A look at the UN's COP 25 climate change conference

Patrick de Bellefeuille
A look at the UN's COP 25 climate change conference
A look at the UN's COP 25 climate change conference
A look at the UN's COP 25 climate change conference

The members of the United Nations Framework Convention on Climate Change (UNFCCC) will meet on December 2 to continue their negotiations to implement mechanisms that can reduce future greenhouse gas emissions across the globe. According to scientists from the Intergovernmental Panel on Climate Change (IPCC), reducing emissions is the most effective way to fight climate change.

Over the years, these negotiations have given life to the Kyoto Protocol and the Paris Agreement. To understand the issues of this year's Conference of the Parties (COP 25), which will take place in Madrid, Spain, we first have to talk about the Paris Agreement signed by the members in 2015 (COP 21).


The Paris Agreement plans to contain global warming below 2°C compared to pre-industrial levels by 2100, while aiming for continued efforts to try to limit this rise to 1.5°C. According to Hugo Séguin, a Fellow at the Center for International Studies and Research at the University of Montreal (CÉRIUM), "we have adopted a global game plan."

“In the past, we set goals, but there was no instruction manual,” he added. Indeed, recent COPs were intended for negotiations on how to achieve the objectives of the Paris Agreement.

There is one clause in the Paris Agreement that states that all parties will have to increase their emission reduction targets every five years. Next year, at COP 26 in London, countries will have to put more ambitious goals on the table than those set in 2015. Further to that, while the "instruction manual" was adopted the year last at the COP 24 in Poland, the transparency mechanism by which to track emission reductions has yet to be implemented. Countries will now have to agree on how they will demonstrate that they have fulfilled their commitments.


The other important part of the negotiations is financing. For many years, developing countries have emphasized that they are the most vulnerable to climate change because their infrastructure is not designed for the climate of tomorrow. They also pointed out that a significant amount of the emissions that have been released into the atmosphere since the early 1900s have mostly been produced by developed countries. They question their involvement in the solution since they are not responsible for the problem.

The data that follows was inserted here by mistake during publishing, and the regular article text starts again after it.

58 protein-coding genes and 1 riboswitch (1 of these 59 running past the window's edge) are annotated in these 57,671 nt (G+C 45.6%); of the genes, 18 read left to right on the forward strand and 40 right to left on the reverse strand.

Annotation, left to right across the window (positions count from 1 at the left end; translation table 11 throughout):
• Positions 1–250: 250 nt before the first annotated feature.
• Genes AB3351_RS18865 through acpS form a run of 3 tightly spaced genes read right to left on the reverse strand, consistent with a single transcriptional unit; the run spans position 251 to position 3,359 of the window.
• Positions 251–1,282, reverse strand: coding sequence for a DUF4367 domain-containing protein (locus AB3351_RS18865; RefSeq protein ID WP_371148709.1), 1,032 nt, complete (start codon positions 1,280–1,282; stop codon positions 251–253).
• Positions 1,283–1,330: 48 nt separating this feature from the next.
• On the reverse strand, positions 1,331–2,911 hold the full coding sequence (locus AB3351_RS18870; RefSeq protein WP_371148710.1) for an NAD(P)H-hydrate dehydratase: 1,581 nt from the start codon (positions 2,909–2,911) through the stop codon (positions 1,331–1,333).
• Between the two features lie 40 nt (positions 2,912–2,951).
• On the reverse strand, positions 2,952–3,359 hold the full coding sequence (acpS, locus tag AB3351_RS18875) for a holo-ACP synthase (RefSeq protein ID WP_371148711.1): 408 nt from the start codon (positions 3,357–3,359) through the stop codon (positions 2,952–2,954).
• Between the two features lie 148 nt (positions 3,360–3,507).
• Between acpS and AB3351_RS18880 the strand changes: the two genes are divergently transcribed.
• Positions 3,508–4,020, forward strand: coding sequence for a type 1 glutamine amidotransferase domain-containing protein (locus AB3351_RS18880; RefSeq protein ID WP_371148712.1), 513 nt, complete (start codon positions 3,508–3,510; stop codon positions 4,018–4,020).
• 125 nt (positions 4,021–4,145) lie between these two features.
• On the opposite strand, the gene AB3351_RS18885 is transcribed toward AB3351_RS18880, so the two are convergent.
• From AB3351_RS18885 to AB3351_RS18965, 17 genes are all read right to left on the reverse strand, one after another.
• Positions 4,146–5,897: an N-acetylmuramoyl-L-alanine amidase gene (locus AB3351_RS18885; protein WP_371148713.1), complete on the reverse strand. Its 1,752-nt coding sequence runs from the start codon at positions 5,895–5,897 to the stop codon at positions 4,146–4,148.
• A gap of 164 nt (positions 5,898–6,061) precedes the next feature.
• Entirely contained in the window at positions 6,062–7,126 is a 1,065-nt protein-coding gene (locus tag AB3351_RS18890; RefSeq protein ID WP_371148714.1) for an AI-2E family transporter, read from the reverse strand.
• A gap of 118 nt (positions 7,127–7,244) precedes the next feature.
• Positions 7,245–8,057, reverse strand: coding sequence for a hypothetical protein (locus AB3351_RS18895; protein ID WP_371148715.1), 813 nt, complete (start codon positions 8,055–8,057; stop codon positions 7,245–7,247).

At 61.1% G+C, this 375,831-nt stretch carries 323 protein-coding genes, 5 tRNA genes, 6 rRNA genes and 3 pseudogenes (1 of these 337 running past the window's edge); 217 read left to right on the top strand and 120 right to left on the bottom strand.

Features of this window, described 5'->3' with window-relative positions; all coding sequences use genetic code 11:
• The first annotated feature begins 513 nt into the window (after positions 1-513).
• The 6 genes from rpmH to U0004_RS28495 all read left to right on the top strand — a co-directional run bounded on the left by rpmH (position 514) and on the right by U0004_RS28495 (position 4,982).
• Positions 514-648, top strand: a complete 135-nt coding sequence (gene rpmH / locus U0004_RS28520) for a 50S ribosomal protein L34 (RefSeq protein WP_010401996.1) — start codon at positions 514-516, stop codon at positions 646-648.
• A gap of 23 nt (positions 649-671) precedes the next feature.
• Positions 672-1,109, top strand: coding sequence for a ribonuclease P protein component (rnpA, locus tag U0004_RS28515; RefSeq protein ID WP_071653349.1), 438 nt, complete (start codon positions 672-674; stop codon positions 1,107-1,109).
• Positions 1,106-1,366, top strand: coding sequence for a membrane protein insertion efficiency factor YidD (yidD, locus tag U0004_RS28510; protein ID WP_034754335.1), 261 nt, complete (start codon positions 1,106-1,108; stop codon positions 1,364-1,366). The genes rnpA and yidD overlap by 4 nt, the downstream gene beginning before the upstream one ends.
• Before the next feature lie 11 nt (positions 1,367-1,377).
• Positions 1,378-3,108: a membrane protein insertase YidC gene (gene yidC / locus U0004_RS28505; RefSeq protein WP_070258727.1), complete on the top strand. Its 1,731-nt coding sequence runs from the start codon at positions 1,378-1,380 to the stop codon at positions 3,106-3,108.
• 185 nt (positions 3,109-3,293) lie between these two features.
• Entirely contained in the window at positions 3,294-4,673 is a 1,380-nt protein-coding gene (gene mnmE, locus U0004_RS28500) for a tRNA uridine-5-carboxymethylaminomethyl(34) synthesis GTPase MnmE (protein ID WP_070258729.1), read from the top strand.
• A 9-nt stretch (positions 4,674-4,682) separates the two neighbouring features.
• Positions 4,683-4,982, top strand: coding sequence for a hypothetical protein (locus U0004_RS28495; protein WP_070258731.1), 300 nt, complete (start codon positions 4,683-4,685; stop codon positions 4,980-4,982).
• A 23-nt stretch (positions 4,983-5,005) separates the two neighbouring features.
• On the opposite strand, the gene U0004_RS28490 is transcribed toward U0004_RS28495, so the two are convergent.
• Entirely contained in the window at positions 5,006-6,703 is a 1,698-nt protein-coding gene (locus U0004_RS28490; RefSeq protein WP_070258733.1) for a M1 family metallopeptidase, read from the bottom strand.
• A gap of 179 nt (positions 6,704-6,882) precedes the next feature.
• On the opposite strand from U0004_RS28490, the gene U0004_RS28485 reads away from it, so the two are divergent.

To make up for this imbalance, the developed countries pledged in 2009 to provide $100 billion annually, starting in 2020, to developing countries in order to adapt their infrastructures to the new climatic requirements. This money must also be used to compensate them for damage suffered in connection with climate change.

Since the host country also has the right to add components to the negotiations already on the agenda, The President-Elect of COP 25, Chile's Minister of Environment, Ms. Zaldivar, has chosen seven. This means that delegations from the 165 UNFCCC signatory countries will also have to speak and try to move forward on oceans-related issues, Antarctica, electromobility (electric vehicles), renewable energy, circular economy, ecosystems and forests.


On the closing day of COP 25, December 13, the funding and transparency issues will have to be resolved in advance of COP 26, which will take place in London next year.

According to Hugo Séguin, if at the end of this COP 25, the countries declare: "Count on me next year, I will arrive in London, with new ambitions of reduction," it will be a successful COP.